I recently received (anonymously) a ‘sponsorship valuation’ commissioned from a specialist agency by a brand: the sender was a little incredulous at what he’d been persuaded to pay for. Arguably sponsorship ‘valuation’ has a role to play in instilling rights-holders with a greater sense of confidence in the commercial value of their sponsorship offering – but these reports, when commissioned by brands, assume a far greater significance, as the organisation is left to assume the sponsorship industry actually defines its own value in this way. Although tone of voice and language both suggest rigour, objectivity, expertise and science, the truth is far from the case.
The valuation, for anyone who hasn’t seen one, is based on two measures – ‘tangible’ and ‘intangible’ – and two corresponding fictions. The tangible component is calculated by assigning a value to every conceivable touch-point with the brand. Calculating the ‘tangible value’ is based on the fiction that an accurate commercial value can be assigned to the consumer touch-points offered by the sponsorship.
The methodology begins with a detailed list of every conceivable consumer touch-point, from verbal mentions by an event announcer to the bumper branding on the TV show, from PR mentions to the credit at the back of the programme.
Secondly, a commercial value is assigned to each brand exposure. This is supposedly based on the cost of buying the equivalent space for advertising. Now, despite the in-house expertise credited in the report, we’re already veering dangerously into the realm of fantasy, as there simply are no meaningful comparables for some of the touch-points. It is relatively easy to find a comparable for radio mentions – but sponsor credits by an announcer, or branding on balloons is a different matter.
The methodology then consists of making assumptions about the reach of those brand exposures. So, for example, a report will assume that 40% of spectators are ‘impacted’ by the announcer credit and 65% ‘impacted’ by the balloons. The word ‘impact’ flatters, of course, expressing the brand’s fullest aspirations for its communications, and is applied equally, and liberally, to flags, advertising, website sponsor credits, giant flags and branded inflatable sumo wrestlers.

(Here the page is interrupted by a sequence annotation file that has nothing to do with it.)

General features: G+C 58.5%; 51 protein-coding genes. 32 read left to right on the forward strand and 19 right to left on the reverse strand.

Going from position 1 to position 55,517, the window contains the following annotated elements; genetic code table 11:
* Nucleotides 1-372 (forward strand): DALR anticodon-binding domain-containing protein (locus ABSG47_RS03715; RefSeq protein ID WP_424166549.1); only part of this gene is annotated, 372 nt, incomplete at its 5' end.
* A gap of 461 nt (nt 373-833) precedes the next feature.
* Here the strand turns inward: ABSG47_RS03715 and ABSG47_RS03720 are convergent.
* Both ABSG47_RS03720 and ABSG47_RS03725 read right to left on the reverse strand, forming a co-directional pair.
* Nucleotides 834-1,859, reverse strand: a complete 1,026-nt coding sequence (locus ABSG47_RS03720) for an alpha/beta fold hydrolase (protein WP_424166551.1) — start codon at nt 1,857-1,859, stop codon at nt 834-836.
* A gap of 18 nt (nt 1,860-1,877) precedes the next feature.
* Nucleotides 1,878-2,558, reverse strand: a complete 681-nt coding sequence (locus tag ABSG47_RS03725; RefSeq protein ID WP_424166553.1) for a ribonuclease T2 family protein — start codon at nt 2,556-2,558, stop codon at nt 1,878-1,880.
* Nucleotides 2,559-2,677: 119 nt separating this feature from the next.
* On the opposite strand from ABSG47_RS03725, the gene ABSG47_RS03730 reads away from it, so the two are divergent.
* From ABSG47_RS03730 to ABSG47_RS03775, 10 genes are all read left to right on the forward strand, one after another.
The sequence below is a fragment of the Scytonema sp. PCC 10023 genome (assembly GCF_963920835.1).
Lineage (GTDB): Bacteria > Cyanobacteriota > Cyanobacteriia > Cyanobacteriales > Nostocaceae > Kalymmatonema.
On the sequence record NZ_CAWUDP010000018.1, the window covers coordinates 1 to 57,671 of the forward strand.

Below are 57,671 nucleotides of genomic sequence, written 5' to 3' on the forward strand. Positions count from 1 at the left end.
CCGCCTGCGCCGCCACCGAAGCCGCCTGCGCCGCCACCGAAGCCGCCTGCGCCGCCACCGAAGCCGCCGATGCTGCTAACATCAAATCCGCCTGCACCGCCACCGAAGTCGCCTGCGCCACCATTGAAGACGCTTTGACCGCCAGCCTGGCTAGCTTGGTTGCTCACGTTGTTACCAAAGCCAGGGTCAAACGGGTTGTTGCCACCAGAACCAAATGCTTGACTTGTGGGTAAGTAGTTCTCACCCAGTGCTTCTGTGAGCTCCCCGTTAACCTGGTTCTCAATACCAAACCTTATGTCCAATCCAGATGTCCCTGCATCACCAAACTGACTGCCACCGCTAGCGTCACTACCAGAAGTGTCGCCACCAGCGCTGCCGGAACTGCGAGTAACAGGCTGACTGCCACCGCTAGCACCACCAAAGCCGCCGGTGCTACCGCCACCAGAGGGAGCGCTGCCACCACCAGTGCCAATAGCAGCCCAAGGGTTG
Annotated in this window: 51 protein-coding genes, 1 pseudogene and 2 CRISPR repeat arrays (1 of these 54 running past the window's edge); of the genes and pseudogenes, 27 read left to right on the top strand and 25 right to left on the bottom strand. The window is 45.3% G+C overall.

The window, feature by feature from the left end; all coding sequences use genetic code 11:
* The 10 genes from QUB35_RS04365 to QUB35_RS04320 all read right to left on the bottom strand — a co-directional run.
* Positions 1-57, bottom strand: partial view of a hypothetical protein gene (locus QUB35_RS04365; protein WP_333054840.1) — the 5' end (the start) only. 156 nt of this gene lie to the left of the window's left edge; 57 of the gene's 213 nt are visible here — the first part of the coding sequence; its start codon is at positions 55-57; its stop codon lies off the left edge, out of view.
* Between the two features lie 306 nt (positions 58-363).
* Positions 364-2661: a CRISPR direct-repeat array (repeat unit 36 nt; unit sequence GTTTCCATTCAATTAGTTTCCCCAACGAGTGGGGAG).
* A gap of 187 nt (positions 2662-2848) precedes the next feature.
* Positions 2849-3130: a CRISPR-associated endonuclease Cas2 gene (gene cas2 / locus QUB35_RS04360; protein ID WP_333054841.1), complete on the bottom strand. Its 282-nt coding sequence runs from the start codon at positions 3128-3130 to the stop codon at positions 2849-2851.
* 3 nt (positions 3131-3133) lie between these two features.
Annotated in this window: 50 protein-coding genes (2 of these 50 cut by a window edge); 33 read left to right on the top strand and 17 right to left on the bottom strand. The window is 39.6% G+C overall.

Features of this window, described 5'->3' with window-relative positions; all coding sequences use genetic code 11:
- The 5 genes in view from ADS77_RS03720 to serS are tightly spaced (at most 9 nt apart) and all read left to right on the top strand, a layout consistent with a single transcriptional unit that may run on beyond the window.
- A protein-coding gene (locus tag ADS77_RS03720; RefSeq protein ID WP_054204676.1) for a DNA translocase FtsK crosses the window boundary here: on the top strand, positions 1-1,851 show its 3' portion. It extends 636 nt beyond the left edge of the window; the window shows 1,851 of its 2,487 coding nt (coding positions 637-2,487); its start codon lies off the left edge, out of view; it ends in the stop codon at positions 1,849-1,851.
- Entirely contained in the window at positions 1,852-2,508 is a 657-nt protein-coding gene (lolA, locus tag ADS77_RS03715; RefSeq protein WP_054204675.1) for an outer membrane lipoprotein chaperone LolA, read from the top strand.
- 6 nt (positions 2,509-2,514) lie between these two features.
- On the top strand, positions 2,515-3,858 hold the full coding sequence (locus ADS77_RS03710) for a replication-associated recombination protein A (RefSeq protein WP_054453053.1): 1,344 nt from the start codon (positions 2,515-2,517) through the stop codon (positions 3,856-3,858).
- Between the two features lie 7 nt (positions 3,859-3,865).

So that’s part one: now for the intangibles, which refers variously to brand and audience fit, event stature, impact, sponsor clutter, promotional opportunities etc which vary by agency.
According to this particular report, the ‘accepted breakdown’ values the intangibles – including brand and audience fit – at a maximum 25% of the tangibles. The implications of this phrase are worth teasing out. Firstly, it implies an industry-wide concensus which doesn’t exist; secondly, it implies that the impact of brand and audience fit and all the other intangible elements of a sponsorship can only be positive; and, finally, that the value of event status, for example, carries a weighting of at best one third of the value of the media exposure the sponsorship offers. Which places a slightly lower value on the Olympic brand than the IOC would have you believe. In this case, the agency claims to apply ‘a little more science’, setting the upper bar for intangible value at 40%.
The process now attributes scores out of ten to this range of intangibles, along with a one line commentary, such as ‘such a high profile event was entirely appropriate for the sponsor’ or ‘the wide cross-section of audiences allowed the sponsor to target a wide range of consumers’. Bingo. These scores are converted into a percentage, which is then applied to the maximum allowable 40%, resulting in the ‘intangible value component’.
So the second fiction is more insidious: the methodology implies that brand and audience fit, and all of the other intangibles, can only ever play second fiddle to media. The IOC will want to address their clean venue policy, I’m imagining.
Now this isn’t intended as an attack on the agency which produced this report. There is definitely a place for media assessment as one of a number of value indicators when it comes to large media-driven properties such as Champions’ League, But to suggest it is relevant to the vast majority of sponsorships is bunkum. These reports don’t help our industry because, although they claim to be valuing sponsorship, the methodological perspective views any sponsorship as no more than the sum of its media.
The absurdity of post event valuation as a service is ultimately that the methodology is at best intended to measure potential. By the time a sponsorship has past, it’s too late to look at its potential – the only thing that should be of interest is the results.
Rights-holders should not be deceived into thinking these reports provide much guidance into building sponsorship value. And anyone professionally responsible for sponsorship who commissions one of these reports, or uses one as part of an evaluation, budget request or report, is potentially putting their head on a block.